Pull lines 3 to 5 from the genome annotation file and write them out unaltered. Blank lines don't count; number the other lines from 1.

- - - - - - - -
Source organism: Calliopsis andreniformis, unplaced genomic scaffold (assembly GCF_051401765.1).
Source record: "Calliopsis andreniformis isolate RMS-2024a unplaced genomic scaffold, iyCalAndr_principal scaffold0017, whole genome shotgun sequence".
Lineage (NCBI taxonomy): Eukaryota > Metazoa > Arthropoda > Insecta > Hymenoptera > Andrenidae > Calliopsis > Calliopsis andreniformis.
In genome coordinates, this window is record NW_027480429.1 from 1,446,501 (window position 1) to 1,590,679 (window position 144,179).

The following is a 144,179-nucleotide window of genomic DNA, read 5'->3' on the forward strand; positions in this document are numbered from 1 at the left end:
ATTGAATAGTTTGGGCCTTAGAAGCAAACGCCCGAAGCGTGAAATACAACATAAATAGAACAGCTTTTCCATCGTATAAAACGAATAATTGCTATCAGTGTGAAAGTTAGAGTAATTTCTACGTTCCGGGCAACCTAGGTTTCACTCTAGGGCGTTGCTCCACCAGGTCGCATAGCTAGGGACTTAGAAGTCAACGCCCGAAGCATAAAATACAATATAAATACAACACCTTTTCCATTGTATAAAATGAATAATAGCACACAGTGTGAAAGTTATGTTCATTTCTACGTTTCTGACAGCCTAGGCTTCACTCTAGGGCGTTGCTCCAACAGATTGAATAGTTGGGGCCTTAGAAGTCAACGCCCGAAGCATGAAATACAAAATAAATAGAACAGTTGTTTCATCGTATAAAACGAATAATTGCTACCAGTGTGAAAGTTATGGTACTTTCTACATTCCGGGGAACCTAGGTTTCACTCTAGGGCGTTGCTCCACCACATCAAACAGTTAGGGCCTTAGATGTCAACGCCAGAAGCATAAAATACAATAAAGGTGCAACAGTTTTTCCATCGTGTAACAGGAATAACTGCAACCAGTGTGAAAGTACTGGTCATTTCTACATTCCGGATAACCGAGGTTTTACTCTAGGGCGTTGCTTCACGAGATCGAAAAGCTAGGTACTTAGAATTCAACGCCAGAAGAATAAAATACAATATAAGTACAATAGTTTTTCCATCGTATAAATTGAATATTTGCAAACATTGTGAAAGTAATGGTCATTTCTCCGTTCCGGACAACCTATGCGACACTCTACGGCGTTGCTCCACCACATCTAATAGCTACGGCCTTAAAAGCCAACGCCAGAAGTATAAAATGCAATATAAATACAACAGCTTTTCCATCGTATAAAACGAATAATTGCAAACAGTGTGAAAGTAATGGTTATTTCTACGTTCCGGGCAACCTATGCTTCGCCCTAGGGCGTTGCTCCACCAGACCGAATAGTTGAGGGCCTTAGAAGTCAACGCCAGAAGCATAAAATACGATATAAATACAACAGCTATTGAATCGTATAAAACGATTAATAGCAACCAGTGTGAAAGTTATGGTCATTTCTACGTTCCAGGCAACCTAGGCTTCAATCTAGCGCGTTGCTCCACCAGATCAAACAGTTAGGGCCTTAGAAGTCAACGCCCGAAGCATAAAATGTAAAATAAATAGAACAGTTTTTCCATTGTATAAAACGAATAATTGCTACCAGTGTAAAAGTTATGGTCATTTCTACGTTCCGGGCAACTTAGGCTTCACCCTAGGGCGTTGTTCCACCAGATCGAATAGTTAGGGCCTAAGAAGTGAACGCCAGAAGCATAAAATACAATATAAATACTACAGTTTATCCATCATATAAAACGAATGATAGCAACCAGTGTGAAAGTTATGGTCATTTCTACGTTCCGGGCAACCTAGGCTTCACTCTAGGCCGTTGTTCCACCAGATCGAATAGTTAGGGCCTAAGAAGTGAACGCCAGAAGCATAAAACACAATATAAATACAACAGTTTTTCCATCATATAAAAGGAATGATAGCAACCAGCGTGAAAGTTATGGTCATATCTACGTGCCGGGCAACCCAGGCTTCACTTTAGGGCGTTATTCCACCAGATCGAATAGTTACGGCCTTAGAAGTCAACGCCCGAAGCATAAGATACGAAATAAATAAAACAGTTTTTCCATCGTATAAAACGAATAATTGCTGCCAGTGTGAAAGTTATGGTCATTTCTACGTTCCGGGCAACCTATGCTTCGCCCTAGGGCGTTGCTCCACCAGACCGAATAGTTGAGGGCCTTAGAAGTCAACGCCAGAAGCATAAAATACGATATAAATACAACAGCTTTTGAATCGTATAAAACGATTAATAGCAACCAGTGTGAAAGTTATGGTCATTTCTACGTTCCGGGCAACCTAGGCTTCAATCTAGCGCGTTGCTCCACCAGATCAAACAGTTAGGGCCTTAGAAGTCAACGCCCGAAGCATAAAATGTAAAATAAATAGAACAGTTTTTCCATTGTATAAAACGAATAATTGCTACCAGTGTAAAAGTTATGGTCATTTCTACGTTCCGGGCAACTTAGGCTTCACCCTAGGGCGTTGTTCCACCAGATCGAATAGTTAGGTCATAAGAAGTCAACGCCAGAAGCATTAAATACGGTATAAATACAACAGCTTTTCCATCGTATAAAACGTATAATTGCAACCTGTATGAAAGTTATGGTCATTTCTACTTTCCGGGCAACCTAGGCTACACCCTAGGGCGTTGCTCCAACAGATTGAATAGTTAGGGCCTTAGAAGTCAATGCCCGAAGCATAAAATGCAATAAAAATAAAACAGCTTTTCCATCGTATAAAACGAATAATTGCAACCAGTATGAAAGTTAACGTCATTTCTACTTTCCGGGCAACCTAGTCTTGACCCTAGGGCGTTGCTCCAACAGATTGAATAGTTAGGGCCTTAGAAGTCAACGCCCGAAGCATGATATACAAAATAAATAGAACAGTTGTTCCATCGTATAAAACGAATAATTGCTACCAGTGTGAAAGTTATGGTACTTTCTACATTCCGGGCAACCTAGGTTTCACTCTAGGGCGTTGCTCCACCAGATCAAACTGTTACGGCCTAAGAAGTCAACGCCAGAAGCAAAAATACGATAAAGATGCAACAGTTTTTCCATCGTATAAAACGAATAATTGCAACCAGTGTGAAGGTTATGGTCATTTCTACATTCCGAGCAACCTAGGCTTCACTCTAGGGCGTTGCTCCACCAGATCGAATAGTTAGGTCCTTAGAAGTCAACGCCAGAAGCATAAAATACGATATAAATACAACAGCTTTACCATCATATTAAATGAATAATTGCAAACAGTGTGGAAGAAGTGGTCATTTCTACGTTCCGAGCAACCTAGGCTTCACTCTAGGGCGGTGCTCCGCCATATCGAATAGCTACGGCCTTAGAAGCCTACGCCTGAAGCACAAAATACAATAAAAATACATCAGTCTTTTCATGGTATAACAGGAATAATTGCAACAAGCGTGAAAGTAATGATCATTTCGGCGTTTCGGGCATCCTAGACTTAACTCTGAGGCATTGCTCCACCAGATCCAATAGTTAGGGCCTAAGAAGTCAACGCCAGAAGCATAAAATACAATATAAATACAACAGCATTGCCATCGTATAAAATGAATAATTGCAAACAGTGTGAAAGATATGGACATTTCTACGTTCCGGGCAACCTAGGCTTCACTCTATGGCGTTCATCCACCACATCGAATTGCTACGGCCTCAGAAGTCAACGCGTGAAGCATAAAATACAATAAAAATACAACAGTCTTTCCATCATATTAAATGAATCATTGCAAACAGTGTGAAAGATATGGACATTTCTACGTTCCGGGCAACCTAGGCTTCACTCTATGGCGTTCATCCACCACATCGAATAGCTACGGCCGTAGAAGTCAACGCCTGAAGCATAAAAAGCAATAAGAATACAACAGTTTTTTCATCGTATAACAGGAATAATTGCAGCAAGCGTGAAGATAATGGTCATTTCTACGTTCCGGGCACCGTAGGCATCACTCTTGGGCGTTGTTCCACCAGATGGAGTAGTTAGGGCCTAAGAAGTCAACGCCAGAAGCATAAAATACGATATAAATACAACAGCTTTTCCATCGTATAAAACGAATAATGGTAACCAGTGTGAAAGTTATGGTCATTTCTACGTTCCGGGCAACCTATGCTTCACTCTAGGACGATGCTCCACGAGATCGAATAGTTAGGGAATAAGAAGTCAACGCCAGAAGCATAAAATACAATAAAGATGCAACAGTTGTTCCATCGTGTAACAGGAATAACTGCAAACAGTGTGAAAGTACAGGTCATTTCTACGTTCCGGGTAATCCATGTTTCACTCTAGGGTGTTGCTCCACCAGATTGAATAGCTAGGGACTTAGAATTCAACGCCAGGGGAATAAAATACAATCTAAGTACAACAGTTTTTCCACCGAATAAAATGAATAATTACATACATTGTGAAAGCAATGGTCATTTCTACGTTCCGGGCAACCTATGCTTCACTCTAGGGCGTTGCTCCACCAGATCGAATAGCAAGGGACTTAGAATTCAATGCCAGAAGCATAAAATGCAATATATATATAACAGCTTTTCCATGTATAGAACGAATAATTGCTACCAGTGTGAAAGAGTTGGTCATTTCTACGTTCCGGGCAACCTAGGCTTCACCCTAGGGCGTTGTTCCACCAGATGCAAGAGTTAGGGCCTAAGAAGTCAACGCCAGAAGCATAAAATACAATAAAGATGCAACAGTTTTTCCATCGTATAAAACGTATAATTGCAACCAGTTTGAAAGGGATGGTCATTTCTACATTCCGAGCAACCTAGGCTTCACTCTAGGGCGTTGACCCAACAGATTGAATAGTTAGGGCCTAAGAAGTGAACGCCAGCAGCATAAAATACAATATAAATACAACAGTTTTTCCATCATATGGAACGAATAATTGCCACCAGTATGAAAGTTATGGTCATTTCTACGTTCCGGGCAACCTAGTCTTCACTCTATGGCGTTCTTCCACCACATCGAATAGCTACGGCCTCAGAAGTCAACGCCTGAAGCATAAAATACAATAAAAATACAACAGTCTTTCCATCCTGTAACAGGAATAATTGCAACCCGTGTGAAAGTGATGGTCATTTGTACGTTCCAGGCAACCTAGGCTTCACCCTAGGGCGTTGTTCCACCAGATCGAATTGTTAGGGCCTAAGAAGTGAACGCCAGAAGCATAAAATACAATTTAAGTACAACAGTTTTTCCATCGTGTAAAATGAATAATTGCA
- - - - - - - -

Lineage (NCBI taxonomy): Eukaryota > Metazoa > Arthropoda > Insecta > Hymenoptera > Andrenidae > Calliopsis > Calliopsis andreniformis.
In genome coordinates, this window is record NW_027480429.1 from 1,446,501 (window position 1) to 1,590,679 (window position 144,179).

The following is a 144,179-nucleotide window of genomic DNA, read 5'->3' on the forward strand; positions in this document are numbered from 1 at the left end: